2.. Not all the work done by editors physically collaborating shows up in the history. Sitting there putting our heads together, we were able to come to a consensus on whether a particular source was reliable and, when two of our sources conflicted as to a particular fact, which to include.
I hope you like the final result as much as I liked writing it (Mme. Bolland makes a nice feminist role model—after her aviation career, she was in the French women’s-suffrage movement, then supported the Republicans during the Spanish Civil War and was active in the resistance during the war. The more I researched, the more I liked her and felt honored to be improving her Wikipedia article.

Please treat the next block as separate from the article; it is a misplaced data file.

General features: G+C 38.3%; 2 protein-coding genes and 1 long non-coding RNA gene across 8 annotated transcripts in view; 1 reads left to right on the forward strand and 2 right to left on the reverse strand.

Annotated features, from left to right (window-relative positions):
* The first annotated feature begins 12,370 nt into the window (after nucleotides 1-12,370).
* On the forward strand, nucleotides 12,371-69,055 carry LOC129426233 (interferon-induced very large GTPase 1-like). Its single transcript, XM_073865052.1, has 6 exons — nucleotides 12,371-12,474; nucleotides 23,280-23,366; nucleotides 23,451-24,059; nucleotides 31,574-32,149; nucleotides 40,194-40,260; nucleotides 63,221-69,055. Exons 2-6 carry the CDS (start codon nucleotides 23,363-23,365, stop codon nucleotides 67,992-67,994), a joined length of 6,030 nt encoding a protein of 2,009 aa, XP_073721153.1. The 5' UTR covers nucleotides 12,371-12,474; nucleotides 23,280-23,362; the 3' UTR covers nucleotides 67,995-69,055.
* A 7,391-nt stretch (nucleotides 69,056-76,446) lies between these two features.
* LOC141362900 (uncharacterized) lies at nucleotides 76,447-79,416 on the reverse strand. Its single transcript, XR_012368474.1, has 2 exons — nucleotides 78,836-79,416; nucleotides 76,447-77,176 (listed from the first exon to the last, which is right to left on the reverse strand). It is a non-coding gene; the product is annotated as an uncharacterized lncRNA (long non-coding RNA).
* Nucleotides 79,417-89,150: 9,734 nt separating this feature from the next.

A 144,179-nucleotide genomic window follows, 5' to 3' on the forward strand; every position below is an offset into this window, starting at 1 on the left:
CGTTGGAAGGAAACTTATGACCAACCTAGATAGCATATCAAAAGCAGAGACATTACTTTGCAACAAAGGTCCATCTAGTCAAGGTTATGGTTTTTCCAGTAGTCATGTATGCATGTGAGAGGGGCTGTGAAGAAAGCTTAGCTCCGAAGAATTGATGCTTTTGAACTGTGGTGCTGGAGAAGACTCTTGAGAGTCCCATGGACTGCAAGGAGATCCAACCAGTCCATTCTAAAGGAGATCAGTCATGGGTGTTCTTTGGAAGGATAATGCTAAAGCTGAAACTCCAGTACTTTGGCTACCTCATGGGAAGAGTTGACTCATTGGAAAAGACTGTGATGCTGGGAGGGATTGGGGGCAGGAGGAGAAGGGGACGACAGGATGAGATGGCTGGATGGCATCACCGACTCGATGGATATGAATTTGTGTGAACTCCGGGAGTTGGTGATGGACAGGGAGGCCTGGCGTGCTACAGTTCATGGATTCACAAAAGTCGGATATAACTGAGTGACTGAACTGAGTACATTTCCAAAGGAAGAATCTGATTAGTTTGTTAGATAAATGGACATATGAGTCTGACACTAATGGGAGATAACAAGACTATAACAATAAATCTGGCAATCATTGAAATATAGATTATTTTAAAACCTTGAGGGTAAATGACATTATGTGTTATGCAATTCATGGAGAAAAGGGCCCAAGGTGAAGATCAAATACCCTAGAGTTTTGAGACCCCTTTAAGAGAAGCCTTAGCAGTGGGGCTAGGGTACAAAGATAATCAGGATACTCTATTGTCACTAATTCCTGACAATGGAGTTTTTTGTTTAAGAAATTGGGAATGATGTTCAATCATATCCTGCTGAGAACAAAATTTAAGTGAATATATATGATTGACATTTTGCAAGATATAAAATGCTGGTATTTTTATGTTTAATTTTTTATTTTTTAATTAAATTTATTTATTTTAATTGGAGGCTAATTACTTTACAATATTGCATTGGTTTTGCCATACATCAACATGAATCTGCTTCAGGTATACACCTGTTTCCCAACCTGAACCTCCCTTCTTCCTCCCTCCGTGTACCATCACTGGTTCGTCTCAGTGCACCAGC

Now, I hope, the French article can be properly referenced and the other articles expanded. User:Maire, who was in our group, promised she would get around to doing a Polish translation, which left me with Russian among the languages I’d feel comfortable editing in that aren’t represented yet among the interwiki links. Which I’ll do when I can figure out how to properly transliterate her first name and which of four possible pronunciations I can think of for her last name is the right one.
Or someone else here can take up the challenge. It’s worth it.
Just noticed this template added to an article I started (And expanded
with another woman editor!):
Scroll down and you'll see a template. I'm sure other languages and
countries also have halls of fame for women? Many states do here, and
there is also the national hall of fame (which I've written a lot of
If you open the template you'll see there are a lot of red links...
Very cool template and I encourage others to do the same!!!
*/Wikimedia Foundation Community Fellow/*